SANTA CLARA (CBS SF) — Two Santa Clara County brothers are accused of being the ringleaders of an organized auto insurance fraud scam involving staged car crashes and nearly two dozen suspects.

angel topete joshua topete Brothers Accused Of Leading Auto Insurance Fraud Ring In South Bay

Angel Topete, Joshua Topete (California Dept. of Insurance)

The California Department of Insurance (CDI) said Angel Topete, 36, and Joshua Topete, 34, of San Martin were arrested on felony charges following a two-year investigation.

They are accused of running a crime ring that involved 20 other suspects in which 18 staged collisions netted the conspirators $210,000, the CDI said.

“This large ring of family and friends allegedly conspired to defraud insurers out of hundreds of thousands of dollars,” said Insurance Commissioner Dave Jones in a press release Monday. “The cost of insurance fraud is shouldered by consumers who pay higher premiums when insurers pass along their losses. Working with our task force partners is critical in combating the multi-billion dollar problem of insurance fraud.”

The arrests began last month with the arrest of Joshua Topete and other suspects, with Angel Topete turning himself in later that day, the CDI said. A total of 18 suspects were arrested over the past several weeks, while four others are still being sought. Many of those arrested are due in court this week, the CDI said.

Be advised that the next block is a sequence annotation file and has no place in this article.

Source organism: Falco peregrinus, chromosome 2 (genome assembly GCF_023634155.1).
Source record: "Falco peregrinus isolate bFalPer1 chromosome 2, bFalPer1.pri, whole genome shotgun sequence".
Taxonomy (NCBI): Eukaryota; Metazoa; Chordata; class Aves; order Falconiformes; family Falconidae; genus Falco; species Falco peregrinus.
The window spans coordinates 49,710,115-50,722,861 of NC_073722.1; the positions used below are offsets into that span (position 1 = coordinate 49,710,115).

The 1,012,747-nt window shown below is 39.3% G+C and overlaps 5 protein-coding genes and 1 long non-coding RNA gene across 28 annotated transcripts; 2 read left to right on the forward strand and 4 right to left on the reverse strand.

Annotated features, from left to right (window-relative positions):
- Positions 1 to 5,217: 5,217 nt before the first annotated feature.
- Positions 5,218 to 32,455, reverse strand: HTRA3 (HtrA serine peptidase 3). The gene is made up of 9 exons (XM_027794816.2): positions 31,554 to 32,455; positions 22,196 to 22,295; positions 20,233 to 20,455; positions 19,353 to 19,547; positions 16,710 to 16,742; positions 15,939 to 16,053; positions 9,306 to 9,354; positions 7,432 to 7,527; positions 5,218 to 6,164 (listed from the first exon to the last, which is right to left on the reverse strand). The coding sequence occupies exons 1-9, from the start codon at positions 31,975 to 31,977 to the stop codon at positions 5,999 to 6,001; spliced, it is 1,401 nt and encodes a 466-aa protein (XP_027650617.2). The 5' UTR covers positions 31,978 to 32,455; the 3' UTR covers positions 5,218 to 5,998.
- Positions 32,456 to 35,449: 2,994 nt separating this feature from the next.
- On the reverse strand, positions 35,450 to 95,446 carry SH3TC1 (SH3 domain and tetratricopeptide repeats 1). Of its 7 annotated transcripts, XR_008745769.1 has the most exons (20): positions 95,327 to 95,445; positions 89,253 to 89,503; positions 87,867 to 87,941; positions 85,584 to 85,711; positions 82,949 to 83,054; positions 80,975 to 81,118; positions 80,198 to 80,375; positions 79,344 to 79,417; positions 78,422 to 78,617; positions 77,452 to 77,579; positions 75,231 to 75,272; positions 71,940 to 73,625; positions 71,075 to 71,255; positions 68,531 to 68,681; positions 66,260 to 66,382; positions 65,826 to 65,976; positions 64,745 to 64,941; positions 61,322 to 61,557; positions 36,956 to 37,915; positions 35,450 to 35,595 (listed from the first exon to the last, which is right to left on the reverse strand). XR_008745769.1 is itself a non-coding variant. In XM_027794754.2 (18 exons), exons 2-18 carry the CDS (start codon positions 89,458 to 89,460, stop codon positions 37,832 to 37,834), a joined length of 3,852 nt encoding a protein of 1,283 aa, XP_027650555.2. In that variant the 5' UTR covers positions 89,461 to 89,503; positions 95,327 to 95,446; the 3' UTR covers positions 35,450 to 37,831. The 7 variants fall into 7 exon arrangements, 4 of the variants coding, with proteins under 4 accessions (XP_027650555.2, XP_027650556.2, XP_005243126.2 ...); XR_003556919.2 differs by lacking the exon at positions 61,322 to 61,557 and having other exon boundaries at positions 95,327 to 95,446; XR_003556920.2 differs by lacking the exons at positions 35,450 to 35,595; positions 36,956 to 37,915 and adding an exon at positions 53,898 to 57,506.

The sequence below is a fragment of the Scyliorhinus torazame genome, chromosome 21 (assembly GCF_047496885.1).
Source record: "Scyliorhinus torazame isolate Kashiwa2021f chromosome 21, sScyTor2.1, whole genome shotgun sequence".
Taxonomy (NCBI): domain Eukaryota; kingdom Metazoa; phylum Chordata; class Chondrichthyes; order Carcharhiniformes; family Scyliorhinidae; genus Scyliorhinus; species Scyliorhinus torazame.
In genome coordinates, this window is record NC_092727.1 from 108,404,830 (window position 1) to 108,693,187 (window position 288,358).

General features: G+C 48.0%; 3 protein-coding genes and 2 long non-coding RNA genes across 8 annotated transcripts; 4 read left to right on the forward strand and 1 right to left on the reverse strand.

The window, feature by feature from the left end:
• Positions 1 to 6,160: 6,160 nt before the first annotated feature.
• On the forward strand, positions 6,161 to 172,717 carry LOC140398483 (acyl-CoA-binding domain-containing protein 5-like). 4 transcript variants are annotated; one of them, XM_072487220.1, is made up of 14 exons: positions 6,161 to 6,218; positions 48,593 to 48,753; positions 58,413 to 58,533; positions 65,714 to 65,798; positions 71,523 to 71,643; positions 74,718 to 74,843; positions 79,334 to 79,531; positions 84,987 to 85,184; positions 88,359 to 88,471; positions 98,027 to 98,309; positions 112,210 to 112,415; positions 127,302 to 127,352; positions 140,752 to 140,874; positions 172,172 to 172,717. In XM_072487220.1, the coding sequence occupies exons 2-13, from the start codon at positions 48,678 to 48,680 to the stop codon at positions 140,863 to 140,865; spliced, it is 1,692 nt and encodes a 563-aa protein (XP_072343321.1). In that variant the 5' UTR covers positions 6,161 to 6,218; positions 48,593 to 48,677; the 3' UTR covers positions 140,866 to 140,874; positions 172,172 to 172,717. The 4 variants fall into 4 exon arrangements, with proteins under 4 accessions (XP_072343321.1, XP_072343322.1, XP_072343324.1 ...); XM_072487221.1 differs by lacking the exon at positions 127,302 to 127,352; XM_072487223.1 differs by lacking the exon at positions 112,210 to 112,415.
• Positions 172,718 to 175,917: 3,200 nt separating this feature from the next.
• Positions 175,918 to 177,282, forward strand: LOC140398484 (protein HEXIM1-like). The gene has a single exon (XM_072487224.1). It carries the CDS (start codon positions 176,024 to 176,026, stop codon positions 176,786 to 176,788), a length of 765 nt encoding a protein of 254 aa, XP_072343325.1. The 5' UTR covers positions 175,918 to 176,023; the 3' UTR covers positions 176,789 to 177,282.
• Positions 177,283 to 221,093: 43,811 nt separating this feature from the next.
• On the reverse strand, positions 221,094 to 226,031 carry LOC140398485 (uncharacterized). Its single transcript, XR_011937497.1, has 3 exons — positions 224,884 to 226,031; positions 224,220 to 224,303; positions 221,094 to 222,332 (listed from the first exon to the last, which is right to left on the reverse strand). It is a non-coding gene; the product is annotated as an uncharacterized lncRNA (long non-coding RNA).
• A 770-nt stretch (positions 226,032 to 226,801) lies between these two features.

suspects Brothers Accused Of Leading Auto Insurance Fraud Ring In South Bay

Suspects in insurance fraud ring (top L-R): Alma Eliza Aguilar, Angel Topete, Blanca Arias-Guerrero, Carlos Ernesto Recinos, Daniel Mendoza, Edgar Hernandez; (center L-R) Eric Harrison, Ivan Espinoza, Gregory Carl Harrison, Guadalupe Cardenas, Hugo Lua, Jairon Escobar; (bottom L-R) Joshua Topete, Maria Cruz, Nora Lopez, Pablo Govea-Cabrera, Pedro Ozuna, Samuel Osuna (California Dept. of Insurance)

Investigators say the Topete brothers conspired with family, friends and associates who posed as insurance consumers, filing fraudulent claims with different insurers, often using salvaged vehicles. The policyholders would intentionally crash a vehicle into other vehicles owned by co-conspirators and file claims, the CDI said. Other claims were allegedly made on collisions that never happened.

The claims resulted in insurers paying out the full value of the vehicles after they were declared total losses, the CDI said.

The case was investigated by the Silicon Valley Automobile Insurance Fraud Task Force, which includes personnel from the CDI Fraud Division, the county district attorney’s office, and the California Highway Patrol.


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